How much mulch for black medic, dandelions?
How thick of a mulch does it take to keep down black medic, dandelions, and other common weeds? Can I put mulch down without pulling the weeds first? I'm on the verge of getting carpal tunnel syndrome from weeding so much. I can't keep wasting my time doing things that are inefficient, ineffective, or downright counterproductive.
You could say that my major problem is that my flower border is too big, at about 4,000 square feet. Reducing it to half or a quarter would help, but I still like the way it looks and want it this size, so I'm trying to salvage the situation. I've planted six trees and ten shrubs so far and would like to double or triple those numbers eventually. My purpose for this garden is to create a habitat for birds, bees, butterflies, moths, etc.
In 2011 when I started this garden where nothing but lawn had been, I sowed cover crop seeds. I didn't weed that year, and the next spring I chopped it all down and put it in the compost pile. I'm sure a lot of weed seeds, particularly black medic, got into the soil that year. According to this web page (http://www.sare.org/Learning-Center/Books/Managing-Cover-Crops-Profitably-3rd-Edition/Text-Version/Legume-Cover-Crops/Medics), black medic can produce three crops of seeds per year, the seeds can remain viable for twenty years, they can germinate in three days, and the most germination is in the fourth year after they're "sowed." This explains why I was able to keep up with the weeding in 2012 and just barely in 2013 but I'm losing the battle this year. In many places there are many black medic plants per square foot and they're growing so thickly that they stand up, supported by each other, rather than sprawl on the ground.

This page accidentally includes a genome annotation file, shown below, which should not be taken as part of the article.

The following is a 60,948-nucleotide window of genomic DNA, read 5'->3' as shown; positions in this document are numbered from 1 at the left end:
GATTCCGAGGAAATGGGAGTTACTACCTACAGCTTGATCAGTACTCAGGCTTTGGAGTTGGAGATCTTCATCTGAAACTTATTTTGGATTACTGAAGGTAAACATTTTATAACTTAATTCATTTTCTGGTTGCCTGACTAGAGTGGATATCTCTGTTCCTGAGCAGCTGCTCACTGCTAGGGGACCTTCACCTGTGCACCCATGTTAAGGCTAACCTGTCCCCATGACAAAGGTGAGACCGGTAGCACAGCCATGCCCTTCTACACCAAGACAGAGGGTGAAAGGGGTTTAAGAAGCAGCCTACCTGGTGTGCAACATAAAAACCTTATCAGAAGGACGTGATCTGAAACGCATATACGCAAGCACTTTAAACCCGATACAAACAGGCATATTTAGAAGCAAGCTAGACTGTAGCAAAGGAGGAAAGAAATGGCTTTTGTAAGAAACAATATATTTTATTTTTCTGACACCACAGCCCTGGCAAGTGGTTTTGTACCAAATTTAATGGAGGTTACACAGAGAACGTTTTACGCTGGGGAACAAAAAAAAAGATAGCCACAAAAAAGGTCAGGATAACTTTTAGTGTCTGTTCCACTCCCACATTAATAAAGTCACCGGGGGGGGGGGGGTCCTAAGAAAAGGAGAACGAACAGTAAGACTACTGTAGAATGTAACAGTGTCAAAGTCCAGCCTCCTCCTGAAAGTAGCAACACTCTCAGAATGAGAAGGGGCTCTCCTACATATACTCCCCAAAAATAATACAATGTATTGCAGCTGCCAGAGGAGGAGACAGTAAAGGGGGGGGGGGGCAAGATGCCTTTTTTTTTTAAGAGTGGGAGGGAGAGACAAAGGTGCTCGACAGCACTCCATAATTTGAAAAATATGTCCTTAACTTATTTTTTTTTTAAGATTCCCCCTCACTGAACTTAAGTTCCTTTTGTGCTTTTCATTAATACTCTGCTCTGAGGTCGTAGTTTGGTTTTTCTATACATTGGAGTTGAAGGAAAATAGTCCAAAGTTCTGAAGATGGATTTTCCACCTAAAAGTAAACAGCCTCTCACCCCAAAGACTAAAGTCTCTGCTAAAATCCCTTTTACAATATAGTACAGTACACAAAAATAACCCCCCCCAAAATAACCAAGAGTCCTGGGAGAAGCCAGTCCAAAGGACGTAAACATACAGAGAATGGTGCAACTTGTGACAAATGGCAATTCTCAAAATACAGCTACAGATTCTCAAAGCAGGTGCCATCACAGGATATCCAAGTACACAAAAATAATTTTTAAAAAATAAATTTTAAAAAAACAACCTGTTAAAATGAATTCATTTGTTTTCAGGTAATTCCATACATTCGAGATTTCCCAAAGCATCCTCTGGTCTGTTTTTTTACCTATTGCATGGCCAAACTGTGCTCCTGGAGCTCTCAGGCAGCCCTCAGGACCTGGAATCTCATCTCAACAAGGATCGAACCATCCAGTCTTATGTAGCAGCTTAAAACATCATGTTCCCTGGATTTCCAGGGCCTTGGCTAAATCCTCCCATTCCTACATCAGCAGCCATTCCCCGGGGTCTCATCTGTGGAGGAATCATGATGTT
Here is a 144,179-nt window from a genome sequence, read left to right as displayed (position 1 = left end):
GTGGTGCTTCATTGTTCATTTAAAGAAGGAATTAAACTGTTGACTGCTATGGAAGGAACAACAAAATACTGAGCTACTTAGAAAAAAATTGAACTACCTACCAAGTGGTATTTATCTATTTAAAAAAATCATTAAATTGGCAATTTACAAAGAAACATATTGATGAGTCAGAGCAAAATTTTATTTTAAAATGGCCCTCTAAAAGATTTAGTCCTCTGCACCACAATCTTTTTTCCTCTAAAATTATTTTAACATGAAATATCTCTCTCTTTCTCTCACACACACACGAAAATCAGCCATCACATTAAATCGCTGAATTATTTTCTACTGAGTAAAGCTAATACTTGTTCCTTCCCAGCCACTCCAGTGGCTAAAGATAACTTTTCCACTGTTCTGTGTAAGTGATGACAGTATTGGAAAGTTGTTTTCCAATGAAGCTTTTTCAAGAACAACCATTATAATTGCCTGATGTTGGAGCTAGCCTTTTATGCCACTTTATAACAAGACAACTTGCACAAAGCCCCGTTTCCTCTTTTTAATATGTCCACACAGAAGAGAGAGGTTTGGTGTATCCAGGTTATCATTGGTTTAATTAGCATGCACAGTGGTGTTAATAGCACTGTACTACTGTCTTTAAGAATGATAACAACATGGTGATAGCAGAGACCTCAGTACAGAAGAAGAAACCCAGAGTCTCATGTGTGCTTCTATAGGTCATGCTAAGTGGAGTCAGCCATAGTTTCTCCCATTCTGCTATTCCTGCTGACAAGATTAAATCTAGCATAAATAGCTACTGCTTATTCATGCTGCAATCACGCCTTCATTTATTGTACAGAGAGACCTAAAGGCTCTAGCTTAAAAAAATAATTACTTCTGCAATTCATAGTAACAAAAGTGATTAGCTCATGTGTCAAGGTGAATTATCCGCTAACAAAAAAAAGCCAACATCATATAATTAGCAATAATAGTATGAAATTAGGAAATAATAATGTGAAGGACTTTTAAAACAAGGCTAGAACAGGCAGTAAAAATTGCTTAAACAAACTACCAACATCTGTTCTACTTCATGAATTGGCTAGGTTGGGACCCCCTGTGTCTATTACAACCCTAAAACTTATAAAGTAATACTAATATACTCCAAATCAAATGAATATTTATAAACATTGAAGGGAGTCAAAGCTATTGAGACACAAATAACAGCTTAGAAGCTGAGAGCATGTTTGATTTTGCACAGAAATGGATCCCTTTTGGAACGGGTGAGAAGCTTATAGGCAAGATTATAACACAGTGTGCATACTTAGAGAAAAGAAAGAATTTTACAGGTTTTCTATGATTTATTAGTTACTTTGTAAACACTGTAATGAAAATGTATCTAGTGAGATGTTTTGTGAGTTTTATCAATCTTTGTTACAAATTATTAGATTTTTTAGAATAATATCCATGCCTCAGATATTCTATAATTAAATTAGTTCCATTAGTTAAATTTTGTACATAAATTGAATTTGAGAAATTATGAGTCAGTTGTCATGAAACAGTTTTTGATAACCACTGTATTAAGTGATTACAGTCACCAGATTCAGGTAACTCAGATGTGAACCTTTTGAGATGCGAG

Dandelions are my second major weed problem this year. I use a dandelion fork but never seem to get the whole root, so a couple weeks after finishing weeding and mulching a bed, it's full of little dandelions, seemingly every single one I pulled out.
I've been reading the GardenWeb forums archives for five years, and I've learned a lot. But apparently I've been in denial about how much mulch it takes to block sunlight from hitting the native soil. I tried half an inch; that just made the weeds healthier. I tried an inch; that just maybe slowed them down a tiny bit. Obviously I need to try at least two inches. Do you think that will do it? I've read that more than three inches is too much, so I hope there is an upper limit at some point. Each inch will cost me $1,000, which explains why I haven't been putting enough of it down.